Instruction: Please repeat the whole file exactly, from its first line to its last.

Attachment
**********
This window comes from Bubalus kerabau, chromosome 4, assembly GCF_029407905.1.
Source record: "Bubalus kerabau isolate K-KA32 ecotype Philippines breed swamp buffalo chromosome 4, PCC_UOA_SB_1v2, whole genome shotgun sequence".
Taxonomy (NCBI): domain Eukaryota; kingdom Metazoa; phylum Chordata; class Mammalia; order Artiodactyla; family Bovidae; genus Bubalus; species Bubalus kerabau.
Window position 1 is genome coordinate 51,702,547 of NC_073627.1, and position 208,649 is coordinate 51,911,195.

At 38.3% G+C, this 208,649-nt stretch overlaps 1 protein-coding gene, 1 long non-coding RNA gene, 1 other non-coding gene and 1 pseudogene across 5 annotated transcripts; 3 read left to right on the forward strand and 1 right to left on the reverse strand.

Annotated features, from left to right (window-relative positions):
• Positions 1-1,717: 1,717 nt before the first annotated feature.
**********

This window comes from Bubalus kerabau, chromosome 4, assembly GCF_029407905.1.
Source record: "Bubalus kerabau isolate K-KA32 ecotype Philippines breed swamp buffalo chromosome 4, PCC_UOA_SB_1v2, whole genome shotgun sequence".
Taxonomy (NCBI): domain Eukaryota; kingdom Metazoa; phylum Chordata; class Mammalia; order Artiodactyla; family Bovidae; genus Bubalus; species Bubalus kerabau.
Window position 1 is genome coordinate 51,702,547 of NC_073627.1, and position 208,649 is coordinate 51,911,195.

At 38.3% G+C, this 208,649-nt stretch overlaps 1 protein-coding gene, 1 long non-coding RNA gene, 1 other non-coding gene and 1 pseudogene across 5 annotated transcripts; 3 read left to right on the forward strand and 1 right to left on the reverse strand.

Annotated features, from left to right (window-relative positions):
• Positions 1-1,717: 1,717 nt before the first annotated feature.